Key points from the research

This project provides a unique insight into the operation of general practice across the UK and how both GPs and practice managers are engaging with quality improvement (QI) within the landscape of the day-to-day pressures of high patient demand, workforce shortages and limited resources. The project findings draw on a survey of GPs and practice managers across the UK during the second half of 2017, which produced 2,377 responses from GPs and 1,424 responses from practice managers. This research found that:

  • Improvement is a common and ongoing process for the vast majority of practices, with only 16 GPs and six practice managers in the survey saying their practices were not undertaking any QI activities. Prescribing, access, chronic disease management, collaborating with other practices and end-of-life care were all selected by GPs and practice managers as the most common improvement areas.
  • Most practices do not have a single nominated lead to address QI. Usually the person leading depends on the type of improvement activity. This means that a wide range of practice staff are getting involved in QI work.
  • Practices are more likely to respond to prompts from within the practice to change or improve services than from external bodies. This suggests that practices are self-motivating and that improving quality is often normal practice. However, practices reported that demands from NHS agencies did not always support QI. Reporting requirements were often overlapping and required duplication of effort and were often not in areas that the practices wanted to focus on.
  • Key facilitators supporting quality improvements (Table 3.1) were:
    • working well as a team (98% of GPs and 97% of practice managers)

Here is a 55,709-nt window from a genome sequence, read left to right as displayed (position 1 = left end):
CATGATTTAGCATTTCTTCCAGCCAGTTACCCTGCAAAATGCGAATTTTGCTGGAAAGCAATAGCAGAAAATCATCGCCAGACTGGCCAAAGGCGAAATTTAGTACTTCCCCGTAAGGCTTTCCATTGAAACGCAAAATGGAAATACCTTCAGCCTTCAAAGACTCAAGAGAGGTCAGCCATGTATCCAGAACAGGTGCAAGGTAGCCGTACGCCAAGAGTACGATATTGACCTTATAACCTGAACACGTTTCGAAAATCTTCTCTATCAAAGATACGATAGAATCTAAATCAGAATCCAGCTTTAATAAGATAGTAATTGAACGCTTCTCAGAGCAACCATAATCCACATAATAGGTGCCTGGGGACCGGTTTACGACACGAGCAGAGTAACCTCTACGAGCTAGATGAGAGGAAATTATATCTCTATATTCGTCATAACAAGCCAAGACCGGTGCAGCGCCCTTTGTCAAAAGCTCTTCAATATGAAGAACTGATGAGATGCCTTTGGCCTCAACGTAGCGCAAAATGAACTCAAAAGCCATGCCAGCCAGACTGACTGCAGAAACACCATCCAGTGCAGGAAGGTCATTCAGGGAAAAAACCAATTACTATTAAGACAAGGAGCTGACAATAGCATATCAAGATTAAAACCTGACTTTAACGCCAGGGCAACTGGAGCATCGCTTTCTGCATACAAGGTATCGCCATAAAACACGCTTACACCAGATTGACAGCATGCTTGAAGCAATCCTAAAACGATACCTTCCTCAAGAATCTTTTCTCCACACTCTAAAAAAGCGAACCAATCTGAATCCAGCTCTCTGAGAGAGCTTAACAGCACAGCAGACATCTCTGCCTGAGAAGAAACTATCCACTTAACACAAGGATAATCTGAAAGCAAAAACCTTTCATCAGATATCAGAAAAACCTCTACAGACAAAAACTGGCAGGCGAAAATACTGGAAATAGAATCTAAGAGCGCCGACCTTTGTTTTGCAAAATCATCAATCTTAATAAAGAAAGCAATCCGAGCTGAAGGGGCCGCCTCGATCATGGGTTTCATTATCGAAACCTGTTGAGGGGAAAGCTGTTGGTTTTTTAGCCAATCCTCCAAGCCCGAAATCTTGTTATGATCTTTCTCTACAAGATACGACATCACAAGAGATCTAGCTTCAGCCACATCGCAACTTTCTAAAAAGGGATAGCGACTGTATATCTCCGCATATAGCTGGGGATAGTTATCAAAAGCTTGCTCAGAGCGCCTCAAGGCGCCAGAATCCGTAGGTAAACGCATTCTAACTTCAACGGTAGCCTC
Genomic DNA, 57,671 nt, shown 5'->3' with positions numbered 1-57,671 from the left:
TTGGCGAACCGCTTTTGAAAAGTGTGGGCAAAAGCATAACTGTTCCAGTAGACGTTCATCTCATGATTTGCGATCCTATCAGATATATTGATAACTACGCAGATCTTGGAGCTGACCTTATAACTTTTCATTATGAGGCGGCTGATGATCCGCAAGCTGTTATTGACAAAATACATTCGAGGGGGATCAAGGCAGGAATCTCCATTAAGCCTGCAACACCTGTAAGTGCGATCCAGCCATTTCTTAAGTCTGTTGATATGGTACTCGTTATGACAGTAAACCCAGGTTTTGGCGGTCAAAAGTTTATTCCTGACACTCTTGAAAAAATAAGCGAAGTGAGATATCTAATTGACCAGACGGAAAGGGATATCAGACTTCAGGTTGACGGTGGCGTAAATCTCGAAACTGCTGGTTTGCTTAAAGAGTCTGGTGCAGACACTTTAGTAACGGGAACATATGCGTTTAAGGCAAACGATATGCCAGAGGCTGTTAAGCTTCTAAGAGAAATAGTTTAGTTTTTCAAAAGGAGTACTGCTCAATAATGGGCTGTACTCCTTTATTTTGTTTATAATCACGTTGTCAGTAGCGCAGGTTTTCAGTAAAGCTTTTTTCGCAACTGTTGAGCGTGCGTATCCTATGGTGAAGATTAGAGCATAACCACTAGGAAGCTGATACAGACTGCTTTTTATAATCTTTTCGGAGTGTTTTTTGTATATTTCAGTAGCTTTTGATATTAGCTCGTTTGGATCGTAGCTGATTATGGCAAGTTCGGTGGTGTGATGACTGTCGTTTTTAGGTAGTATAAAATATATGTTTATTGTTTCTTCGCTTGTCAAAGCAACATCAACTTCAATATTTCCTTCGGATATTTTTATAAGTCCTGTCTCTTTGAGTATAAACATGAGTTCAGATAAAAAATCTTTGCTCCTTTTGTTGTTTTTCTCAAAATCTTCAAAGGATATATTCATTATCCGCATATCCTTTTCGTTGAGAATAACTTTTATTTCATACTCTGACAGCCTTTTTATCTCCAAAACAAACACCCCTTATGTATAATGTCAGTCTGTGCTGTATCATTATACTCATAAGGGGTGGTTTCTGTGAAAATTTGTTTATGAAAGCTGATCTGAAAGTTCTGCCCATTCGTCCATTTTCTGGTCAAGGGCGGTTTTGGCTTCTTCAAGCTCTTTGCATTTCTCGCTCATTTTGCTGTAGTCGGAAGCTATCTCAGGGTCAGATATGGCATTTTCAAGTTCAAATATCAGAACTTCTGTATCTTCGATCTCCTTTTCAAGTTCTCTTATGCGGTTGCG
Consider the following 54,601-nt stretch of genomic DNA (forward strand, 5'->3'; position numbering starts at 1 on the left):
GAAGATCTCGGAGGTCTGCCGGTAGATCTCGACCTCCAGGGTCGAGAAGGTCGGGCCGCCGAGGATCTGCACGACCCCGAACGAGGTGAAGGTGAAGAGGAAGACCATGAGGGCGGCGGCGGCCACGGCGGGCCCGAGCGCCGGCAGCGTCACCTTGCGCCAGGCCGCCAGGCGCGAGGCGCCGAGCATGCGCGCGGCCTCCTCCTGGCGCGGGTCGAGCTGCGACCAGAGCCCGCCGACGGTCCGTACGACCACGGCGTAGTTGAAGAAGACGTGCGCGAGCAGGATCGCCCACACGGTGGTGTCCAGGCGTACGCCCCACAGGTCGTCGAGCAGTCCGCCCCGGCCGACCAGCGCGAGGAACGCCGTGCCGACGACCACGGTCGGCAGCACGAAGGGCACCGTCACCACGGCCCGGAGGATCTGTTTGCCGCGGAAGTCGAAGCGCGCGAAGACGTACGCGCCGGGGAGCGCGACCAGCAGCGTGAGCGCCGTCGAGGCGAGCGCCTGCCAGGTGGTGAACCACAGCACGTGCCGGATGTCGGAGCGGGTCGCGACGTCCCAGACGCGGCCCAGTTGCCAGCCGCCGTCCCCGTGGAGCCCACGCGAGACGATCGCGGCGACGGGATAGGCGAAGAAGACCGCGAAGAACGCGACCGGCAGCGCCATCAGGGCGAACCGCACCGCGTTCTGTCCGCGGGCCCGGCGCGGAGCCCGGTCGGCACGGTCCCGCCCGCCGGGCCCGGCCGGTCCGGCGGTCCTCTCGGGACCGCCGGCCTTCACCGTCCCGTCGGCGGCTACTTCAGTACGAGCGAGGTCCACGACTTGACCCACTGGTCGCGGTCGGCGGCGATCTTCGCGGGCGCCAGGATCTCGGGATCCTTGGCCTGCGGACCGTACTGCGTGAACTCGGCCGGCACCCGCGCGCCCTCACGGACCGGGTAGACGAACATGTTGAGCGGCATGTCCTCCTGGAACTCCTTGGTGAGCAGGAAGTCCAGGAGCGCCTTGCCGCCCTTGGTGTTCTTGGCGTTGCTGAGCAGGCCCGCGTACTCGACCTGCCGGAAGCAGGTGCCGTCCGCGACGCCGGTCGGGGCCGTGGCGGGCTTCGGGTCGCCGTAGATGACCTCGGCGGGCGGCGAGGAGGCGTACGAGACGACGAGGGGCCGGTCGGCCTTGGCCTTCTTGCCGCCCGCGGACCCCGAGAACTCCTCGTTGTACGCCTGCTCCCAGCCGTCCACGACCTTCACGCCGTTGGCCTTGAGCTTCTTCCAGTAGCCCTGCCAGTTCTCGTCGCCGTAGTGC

• good clinical leadership (96% of GPs and 95% of practice managers)
    • clinical staff having the skills to assess service quality (94% of GPs and 93% of practice managers).
  • Extra external funding was only identified as helpful by 42% of GPs and 38% of practice managers. This could be because of the added bureaucracy involved in creating and submitting plans and reporting outcomes.
  • Key barriers to QI (Table 3.4) were:
    • high levels of patient demand (95% of both GPs and practice managers)
    • too many demands from NHS agencies (95% of GPs and 93% of practice managers)
    • clinical staff shortages (84% of GPs and 77% of practice managers).

These are probably not surprising as the key barriers. The level of demand from patients added to clinical staff shortages will inevitably restrict the time available for working on QI initiatives. They will also mean that it is harder to find the ‘headspace’ to be able to step back from day-to-day work to look at the practice and consider areas for improvement.

  • Access to protected time is crucial to enable teams to meet to work on QI. However, our data shows that very few practices have access to much protected time. This issue was identified as important to successful improvement initiatives by nearly 80% of GPs (Table 3.1). Protected time seems to have been whittled away by increasing workloads and, sometimes, external demands. Unlike secondary care, most practices do not have a formal infrastructure that allows protected time for training, including in QI.
  • While many GPs have been trained in Audit and Significant Event Audit, far fewer have been trained in QI tools such as PDSA (Plan, Do, Study, Act) Cycles, Root Cause Analysis and Process Mapping; for practice managers, too, only a minority have been trained in these tools. However, our survey found that nearly two-thirds of GPs (64%) and three-quarters of practice managers (73%) were interested in receiving training in the use of QI tools.
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